The ship sailed on October 11th, but took a southerly route away from Formosa. In a cove off Palawan Island, the ship anchored and remained there for ten days. The Japanese covered the hatch with a tarp, so that during the night, the POWs were in total darkness. Being in the cove resulted in the ship missing an air attack by American planes.
During the time off Palawan, the ship, on one occasion, was attacked by American planes. Each day, each POW was given three ounces of water and two half mess kits of raw rice. Conditions in the hold were so bad, that the POWs began to develop heat blisters. Although the Japanese had removed the lights in the hold, they had not turned off the power. Some of the prisoners were able to hot wire the ship's blowers into the power lighting system. This allowed fresh air into the hold, until the power was turned off, two days later, when the Japanese discovered what had been done.
The Japanese realized that if they did not do something many of the POWs would die. To prevent this, they opened the ship's number two hold and transferred 600 POWs into it. The hold was partially filled with coal. At this point, while the men were being transferred, one POW was shot while attempting to escape.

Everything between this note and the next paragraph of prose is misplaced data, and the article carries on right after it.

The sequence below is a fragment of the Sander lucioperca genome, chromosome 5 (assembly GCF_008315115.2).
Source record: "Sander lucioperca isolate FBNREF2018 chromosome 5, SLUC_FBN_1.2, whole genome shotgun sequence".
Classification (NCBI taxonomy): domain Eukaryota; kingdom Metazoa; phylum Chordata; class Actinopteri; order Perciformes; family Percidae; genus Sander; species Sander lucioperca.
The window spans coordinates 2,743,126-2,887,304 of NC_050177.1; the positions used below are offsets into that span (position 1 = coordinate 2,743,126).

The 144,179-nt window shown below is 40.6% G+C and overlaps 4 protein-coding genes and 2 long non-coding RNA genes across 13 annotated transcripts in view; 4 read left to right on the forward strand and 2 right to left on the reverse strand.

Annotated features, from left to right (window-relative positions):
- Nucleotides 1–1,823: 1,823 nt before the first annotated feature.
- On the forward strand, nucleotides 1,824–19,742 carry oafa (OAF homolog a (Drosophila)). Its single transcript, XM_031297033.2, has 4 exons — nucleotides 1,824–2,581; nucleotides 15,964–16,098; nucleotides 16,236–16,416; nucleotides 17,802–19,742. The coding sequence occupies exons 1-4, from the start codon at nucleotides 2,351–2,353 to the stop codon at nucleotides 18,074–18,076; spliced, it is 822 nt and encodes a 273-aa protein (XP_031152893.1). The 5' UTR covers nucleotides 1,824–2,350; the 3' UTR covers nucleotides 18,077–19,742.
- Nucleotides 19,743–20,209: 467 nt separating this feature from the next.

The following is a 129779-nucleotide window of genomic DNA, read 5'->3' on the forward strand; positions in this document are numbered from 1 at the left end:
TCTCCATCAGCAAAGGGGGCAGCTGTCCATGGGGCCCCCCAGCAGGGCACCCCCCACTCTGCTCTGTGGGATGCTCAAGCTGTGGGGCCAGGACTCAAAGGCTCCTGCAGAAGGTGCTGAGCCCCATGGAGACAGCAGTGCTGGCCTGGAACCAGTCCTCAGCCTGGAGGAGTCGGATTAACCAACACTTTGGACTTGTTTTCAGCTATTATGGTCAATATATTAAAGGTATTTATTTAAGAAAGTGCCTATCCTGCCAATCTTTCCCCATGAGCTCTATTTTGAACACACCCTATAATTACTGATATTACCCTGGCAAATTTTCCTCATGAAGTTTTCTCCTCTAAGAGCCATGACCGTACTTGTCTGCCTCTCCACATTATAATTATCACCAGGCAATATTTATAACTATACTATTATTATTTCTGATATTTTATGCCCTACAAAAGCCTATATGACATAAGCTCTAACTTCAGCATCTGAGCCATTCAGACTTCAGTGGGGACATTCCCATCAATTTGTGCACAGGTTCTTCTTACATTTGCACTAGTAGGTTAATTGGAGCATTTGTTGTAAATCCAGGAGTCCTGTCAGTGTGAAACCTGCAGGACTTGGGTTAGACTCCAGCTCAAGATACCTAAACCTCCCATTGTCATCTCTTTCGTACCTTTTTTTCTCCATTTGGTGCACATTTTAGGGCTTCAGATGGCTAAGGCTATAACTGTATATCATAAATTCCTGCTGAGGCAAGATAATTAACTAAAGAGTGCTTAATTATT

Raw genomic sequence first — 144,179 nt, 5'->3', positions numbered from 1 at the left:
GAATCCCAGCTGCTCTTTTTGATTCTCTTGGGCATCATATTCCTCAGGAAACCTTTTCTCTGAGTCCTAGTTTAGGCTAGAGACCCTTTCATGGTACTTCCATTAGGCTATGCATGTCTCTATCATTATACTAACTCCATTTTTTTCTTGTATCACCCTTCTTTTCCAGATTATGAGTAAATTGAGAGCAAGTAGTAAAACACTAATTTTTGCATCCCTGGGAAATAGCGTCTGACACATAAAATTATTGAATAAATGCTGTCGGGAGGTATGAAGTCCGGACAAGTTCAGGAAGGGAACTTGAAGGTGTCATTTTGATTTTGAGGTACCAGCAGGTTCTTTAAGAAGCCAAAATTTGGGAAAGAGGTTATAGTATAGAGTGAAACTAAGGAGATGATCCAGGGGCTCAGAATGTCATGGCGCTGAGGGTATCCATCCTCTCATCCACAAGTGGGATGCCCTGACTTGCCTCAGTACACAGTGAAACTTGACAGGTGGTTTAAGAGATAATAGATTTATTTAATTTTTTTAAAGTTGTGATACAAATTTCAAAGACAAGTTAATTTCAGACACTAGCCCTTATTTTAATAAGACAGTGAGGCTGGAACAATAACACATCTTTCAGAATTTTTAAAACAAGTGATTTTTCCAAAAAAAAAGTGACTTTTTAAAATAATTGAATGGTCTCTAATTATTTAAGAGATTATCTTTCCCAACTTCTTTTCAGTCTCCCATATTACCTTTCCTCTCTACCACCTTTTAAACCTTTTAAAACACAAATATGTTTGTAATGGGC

The Arisan Maru returned to Manila on October 20th, where it joined a convoy. On October 21, the convoy left Manila and entered the South China Sea. The Japanese refused to mark POW ships with red crosses to indicate they were carrying POWs which made the ships targets for submarines. The POWs in the holds were so desperate that they prayed for the ship to be hit by torpedoes.
According to the survivors of the Arisan Maru, on Tuesday, October 24, 1944, about 5:00 P.M., in the Bashi Channel, of the South China Sea, some POWs were on deck preparing the meal for those in the ship's two holds. About half the POWs had been fed. Suddenly, sirens and other alarms were heard. The men inside the holds knew this meant that American submarines had been spotted and began to chant for the submarines to sink the ship.
The Japanese on deck began running around the ship. As the POWs watched, a torpedo passed the bow of the ship. Moments later, the Japanese ran to the stern of the ship, and a second torpedo passed behind ship. There was a sudden jar and the ship stopped dead in the water. It had been hit by two torpedoes amidships in its third hold where there were no POWs, but it did kill some POWs. It is believed that the submarine that fired the torpedoes was the U.S.S Snook.